By Anthony O'Donnell
In the vein of author Steven Covey's work, there are no doubt common characteristics of highly successful insurance CEOs-and even Tech-Savvy CEOs, as we suggest elsewhere. However, there is no template for technology-astute insurance leadership. This year's crop of I&T Tech-Savvy CEOs come from widely varying backgrounds, geographies and even generations and have learned valuable lessons from widely diverging experiences. Perhaps something can be gained by a more personal look at this year's CEOs, if only amusement or some basic view into the compatibility of various personalities and success. Something, after all, is said by what a person dedicates himself to, endorses or honors, and as the great literary figure Samuel Johnson once observed, "no man is a hypocrite in his pleasures."Unum Group CEO Tom Watjen takes pleasure in films, such as "Invincible," the Mark Wahlberg "male weepie" about a bartender who eventually made it to the Philadelphia Eagles as a special teams player, which was the last movie Watjens watched on his iPod. "I'm always a sucker for those inspirational movies," he admits.
The entertainment device was an outgrowth of Watjen's affinity for mobile productivity devices, which help him stay connected to work concerns during his frequent travel. "I got the higher-capacity iPod over the holidays, and have downloaded four or five movies, and actually a book or two, as well," he reports.
Joe Beneducci, CEO of Fireman's Fund shares Watjen's affinity, although to such an extent that he characterizes himself as a gadget junkie. "Whatever the new technology, I have a tendency to be interested-which drives my wife nuts," he confides. "We have more useless electronic gadgets, whether music or video related, we have plenty of that junk lying around."
However, the main focus of Beneducci's downtime is his wife and their four children. "My free time is their free time," he says. "I try to stay disciplined about their activities and make sure I'm a good husband and a good dad."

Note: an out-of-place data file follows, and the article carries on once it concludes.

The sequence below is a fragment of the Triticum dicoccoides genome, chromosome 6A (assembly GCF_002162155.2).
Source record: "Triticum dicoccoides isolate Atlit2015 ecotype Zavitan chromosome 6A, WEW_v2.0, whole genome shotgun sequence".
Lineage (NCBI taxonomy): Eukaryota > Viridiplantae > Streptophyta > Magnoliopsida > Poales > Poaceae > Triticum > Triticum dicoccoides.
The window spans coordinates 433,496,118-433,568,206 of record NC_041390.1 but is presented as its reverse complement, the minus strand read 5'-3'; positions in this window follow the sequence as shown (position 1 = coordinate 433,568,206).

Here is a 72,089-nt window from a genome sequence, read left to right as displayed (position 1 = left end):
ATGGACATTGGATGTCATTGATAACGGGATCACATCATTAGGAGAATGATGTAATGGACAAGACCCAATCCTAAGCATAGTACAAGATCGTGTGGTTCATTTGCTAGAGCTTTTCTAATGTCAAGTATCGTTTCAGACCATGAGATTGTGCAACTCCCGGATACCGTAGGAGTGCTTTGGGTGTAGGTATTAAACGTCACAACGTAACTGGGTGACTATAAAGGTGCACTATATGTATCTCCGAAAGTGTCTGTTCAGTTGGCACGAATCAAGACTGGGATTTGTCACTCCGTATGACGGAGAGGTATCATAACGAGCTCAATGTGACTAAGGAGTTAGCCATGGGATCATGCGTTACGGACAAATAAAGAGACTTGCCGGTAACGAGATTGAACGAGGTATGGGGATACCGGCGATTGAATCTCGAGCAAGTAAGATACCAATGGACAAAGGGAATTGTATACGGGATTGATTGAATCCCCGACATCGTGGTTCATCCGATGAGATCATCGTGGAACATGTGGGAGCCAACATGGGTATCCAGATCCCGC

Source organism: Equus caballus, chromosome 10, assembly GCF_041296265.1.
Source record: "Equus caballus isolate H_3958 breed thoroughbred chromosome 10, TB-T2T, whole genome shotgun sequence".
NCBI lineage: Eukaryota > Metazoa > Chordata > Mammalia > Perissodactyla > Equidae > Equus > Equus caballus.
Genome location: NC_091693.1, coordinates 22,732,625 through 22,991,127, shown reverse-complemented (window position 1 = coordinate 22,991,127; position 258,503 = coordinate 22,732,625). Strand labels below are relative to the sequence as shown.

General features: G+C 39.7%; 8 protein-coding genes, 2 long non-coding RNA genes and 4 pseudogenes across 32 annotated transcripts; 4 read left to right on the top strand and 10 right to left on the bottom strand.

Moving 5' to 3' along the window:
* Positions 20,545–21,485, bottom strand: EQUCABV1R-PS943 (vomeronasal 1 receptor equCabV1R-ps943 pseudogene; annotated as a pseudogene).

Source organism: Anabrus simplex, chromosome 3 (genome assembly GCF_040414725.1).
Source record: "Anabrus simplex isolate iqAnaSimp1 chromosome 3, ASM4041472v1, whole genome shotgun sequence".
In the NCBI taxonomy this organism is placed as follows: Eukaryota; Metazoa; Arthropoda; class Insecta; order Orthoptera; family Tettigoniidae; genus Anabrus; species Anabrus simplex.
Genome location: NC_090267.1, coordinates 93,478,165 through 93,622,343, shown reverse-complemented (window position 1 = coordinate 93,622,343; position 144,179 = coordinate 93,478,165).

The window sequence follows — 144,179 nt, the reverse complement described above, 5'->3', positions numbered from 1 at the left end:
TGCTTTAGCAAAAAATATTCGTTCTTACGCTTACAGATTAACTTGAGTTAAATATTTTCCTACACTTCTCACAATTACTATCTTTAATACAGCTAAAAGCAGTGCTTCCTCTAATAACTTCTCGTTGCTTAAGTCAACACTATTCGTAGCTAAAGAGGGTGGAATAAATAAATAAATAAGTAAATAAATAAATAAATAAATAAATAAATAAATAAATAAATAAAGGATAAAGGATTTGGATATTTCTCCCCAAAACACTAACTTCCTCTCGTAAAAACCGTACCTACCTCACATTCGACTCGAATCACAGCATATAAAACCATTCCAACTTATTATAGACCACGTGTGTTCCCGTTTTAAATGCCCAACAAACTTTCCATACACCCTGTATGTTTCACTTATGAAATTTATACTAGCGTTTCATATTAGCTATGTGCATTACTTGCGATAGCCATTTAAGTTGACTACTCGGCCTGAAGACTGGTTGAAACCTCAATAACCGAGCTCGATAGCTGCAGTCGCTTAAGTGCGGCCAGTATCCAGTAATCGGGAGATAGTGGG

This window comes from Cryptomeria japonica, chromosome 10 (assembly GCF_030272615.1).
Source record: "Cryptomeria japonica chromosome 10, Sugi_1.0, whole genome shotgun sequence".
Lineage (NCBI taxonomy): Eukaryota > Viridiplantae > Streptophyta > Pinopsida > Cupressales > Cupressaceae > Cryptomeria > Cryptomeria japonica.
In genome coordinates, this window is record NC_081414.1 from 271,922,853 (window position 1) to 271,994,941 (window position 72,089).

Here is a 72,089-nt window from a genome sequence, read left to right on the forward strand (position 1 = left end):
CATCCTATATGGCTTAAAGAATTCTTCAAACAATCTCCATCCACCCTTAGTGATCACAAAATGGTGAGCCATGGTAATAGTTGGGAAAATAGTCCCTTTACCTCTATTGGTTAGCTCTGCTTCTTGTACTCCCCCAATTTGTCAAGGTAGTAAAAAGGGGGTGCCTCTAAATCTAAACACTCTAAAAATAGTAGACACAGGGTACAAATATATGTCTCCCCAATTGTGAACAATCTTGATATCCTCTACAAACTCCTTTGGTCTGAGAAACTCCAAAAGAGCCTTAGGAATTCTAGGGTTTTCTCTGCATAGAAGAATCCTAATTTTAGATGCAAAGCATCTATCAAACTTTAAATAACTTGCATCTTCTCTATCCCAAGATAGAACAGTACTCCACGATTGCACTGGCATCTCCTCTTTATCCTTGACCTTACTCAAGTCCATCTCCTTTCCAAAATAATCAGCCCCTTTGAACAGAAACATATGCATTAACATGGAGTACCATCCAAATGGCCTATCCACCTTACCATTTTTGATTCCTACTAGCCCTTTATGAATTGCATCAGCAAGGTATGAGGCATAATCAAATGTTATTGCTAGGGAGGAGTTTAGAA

If Life of the South CEO Ned Hamil had some more time, he would like to do some writing. He is interested in both more broadly creative themes as well as management topics and, in fact, is pondering completing the unfinished manuscript of work on management authored by a deceased friend.
Like many executives, Hamil likes to golf, but he takes special pleasure in traveling with his children and grandchildren. "I continue to tell people that probably the greatest reward in life is your relationship with your adult children," he shares. "You have to believe you at least did something right along the way."
These mellow pleasures contrast with the tense uncertainty of the time Hamil spent as an infantry officer as part of a NATO strike force in Europe during the Cold War. Alert to the scenario of a Soviet invasion, Hamil and his comrades were oriented eastward, "looking into the Fulda Gap to see all the tanks flowing down," he recalls.
Rod Fox, CEO, Praetorian Financial Group, didn't serve in the armed forces but seems to wish he had. A sports injury complicated his efforts to join the U.S. Navy SEALs, separating him for a time from friends who did join.
If he hadn't been an insurance executive-or a Navy SEAL-Fox says he might have liked to be a football coach. He currently coaches both football and lacrosse, partly as an expression of his devotion to his four children (two boys, two girls). He also continues to play lacrosse at a club level.
Upon taking the reins as Praetorian's CEO, Fox combined his interest in leadership, physical fitness and the SEALs in a corporate retreat for his colleagues run by SEALs in a rural area outside of Dallas. "You wake up in the morning and you work out," Fox explains. "Then we have a business meeting and then you work out again; there's something genuinely strenuous two or three times a day over three days."
Despite this grueling regime, combined with temperatures in excess of 90 degrees, Praetorian CIO Mike Anselmo swears the retreat was "a ball." His boss is proud to emphasize a level of activity that is not meant to be confused with namby-pamby, feel-good corporate retreat activities that have the appearance of outdoorsiness but not the true grit, but says that the effort is rewarding. "It really brings the group together, away from the day-to-day corporate nonsense," Fox asserts. "I believe it's my job to make people better and realize the potential." In dedicating to helping his colleagues bring out the best in themselves, Fox says he applies the SEALs' philosophy that "everybody is ten times better than they think they are."
Editor's Note: Kathy Burger contributed to this article.
Anthony O'Donnell has covered technology in the insurance industry since 2000, when he joined the editorial staff of Insurance & Technology. As an editor and reporter for I&T and the InformationWeek Financial Services of TechWeb he has written on all areas of information ... View Full Bio